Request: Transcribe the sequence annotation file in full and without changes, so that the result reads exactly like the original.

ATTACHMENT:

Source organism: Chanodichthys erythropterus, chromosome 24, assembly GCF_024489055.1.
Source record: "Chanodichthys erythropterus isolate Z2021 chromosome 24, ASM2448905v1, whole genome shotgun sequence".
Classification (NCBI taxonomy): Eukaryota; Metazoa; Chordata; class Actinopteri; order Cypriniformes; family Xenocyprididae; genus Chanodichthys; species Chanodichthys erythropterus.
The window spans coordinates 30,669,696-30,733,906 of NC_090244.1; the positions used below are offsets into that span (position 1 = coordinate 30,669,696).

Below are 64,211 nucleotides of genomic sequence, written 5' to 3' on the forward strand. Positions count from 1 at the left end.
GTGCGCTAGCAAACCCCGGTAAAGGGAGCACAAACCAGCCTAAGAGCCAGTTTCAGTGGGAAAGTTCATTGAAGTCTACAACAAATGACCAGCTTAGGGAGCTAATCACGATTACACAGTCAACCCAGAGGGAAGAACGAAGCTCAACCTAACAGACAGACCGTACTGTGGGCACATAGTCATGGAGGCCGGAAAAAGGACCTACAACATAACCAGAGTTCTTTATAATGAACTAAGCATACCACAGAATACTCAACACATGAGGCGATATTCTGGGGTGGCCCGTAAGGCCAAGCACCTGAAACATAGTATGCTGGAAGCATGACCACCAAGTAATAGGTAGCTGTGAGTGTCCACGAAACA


Source organism: Chanodichthys erythropterus, chromosome 24, assembly GCF_024489055.1.
Source record: "Chanodichthys erythropterus isolate Z2021 chromosome 24, ASM2448905v1, whole genome shotgun sequence".
Classification (NCBI taxonomy): Eukaryota; Metazoa; Chordata; class Actinopteri; order Cypriniformes; family Xenocyprididae; genus Chanodichthys; species Chanodichthys erythropterus.
The window spans coordinates 30,669,696-30,733,906 of NC_090244.1; the positions used below are offsets into that span (position 1 = coordinate 30,669,696).

Below are 64,211 nucleotides of genomic sequence, written 5' to 3' on the forward strand. Positions count from 1 at the left end.
GTGCGCTAGCAAACCCCGGTAAAGGGAGCACAAACCAGCCTAAGAGCCAGTTTCAGTGGGAAAGTTCATTGAAGTCTACAACAAATGACCAGCTTAGGGAGCTAATCACGATTACACAGTCAACCCAGAGGGAAGAACGAAGCTCAACCTAACAGACAGACCGTACTGTGGGCACATAGTCATGGAGGCCGGAAAAAGGACCTACAACATAACCAGAGTTCTTTATAATGAACTAAGCATACCACAGAATACTCAACACATGAGGCGATATTCTGGGGTGGCCCGTAAGGCCAAGCACCTGAAACATAGTATGCTGGAAGCATGACCACCAAGTAATAGGTAGCTGTGAGTGTCCACGAAACA